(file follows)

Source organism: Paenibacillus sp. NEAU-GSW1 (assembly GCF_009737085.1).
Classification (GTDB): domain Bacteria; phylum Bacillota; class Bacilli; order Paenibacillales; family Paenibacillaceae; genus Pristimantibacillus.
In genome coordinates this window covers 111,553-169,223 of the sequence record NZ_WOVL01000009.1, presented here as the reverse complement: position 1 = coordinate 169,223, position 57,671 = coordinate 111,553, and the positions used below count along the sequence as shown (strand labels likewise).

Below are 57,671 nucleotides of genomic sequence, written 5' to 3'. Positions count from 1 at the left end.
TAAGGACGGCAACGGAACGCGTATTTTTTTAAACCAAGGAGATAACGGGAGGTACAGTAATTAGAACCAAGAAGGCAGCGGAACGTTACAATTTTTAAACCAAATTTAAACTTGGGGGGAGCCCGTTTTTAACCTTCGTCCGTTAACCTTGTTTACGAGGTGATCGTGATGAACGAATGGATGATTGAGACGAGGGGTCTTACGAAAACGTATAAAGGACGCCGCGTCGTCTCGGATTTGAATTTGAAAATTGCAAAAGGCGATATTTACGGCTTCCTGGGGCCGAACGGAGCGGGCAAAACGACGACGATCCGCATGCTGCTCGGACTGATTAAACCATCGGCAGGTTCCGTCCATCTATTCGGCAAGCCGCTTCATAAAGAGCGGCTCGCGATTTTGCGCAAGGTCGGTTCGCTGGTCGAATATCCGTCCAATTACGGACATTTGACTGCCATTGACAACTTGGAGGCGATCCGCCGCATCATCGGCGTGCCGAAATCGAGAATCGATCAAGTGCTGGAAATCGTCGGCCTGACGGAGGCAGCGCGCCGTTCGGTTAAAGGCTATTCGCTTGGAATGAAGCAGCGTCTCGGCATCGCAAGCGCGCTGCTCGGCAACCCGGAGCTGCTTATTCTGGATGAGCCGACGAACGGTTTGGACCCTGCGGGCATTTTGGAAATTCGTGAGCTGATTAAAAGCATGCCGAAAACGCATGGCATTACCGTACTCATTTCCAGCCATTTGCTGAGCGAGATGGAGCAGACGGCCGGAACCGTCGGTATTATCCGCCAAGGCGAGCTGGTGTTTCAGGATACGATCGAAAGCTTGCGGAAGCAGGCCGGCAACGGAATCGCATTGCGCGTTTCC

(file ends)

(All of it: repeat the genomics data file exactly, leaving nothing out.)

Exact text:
Source organism: Paenibacillus sp. NEAU-GSW1 (assembly GCF_009737085.1).
Classification (GTDB): domain Bacteria; phylum Bacillota; class Bacilli; order Paenibacillales; family Paenibacillaceae; genus Pristimantibacillus.
In genome coordinates this window covers 111,553-169,223 of the sequence record NZ_WOVL01000009.1, presented here as the reverse complement: position 1 = coordinate 169,223, position 57,671 = coordinate 111,553, and the positions used below count along the sequence as shown (strand labels likewise).

Below are 57,671 nucleotides of genomic sequence, written 5' to 3'. Positions count from 1 at the left end.
TAAGGACGGCAACGGAACGCGTATTTTTTTAAACCAAGGAGATAACGGGAGGTACAGTAATTAGAACCAAGAAGGCAGCGGAACGTTACAATTTTTAAACCAAATTTAAACTTGGGGGGAGCCCGTTTTTAACCTTCGTCCGTTAACCTTGTTTACGAGGTGATCGTGATGAACGAATGGATGATTGAGACGAGGGGTCTTACGAAAACGTATAAAGGACGCCGCGTCGTCTCGGATTTGAATTTGAAAATTGCAAAAGGCGATATTTACGGCTTCCTGGGGCCGAACGGAGCGGGCAAAACGACGACGATCCGCATGCTGCTCGGACTGATTAAACCATCGGCAGGTTCCGTCCATCTATTCGGCAAGCCGCTTCATAAAGAGCGGCTCGCGATTTTGCGCAAGGTCGGTTCGCTGGTCGAATATCCGTCCAATTACGGACATTTGACTGCCATTGACAACTTGGAGGCGATCCGCCGCATCATCGGCGTGCCGAAATCGAGAATCGATCAAGTGCTGGAAATCGTCGGCCTGACGGAGGCAGCGCGCCGTTCGGTTAAAGGCTATTCGCTTGGAATGAAGCAGCGTCTCGGCATCGCAAGCGCGCTGCTCGGCAACCCGGAGCTGCTTATTCTGGATGAGCCGACGAACGGTTTGGACCCTGCGGGCATTTTGGAAATTCGTGAGCTGATTAAAAGCATGCCGAAAACGCATGGCATTACCGTACTCATTTCCAGCCATTTGCTGAGCGAGATGGAGCAGACGGCCGGAACCGTCGGTATTATCCGCCAAGGCGAGCTGGTGTTTCAGGATACGATCGAAAGCTTGCGGAAGCAGGCCGGCAACGGAATCGCATTGCGCGTTTCC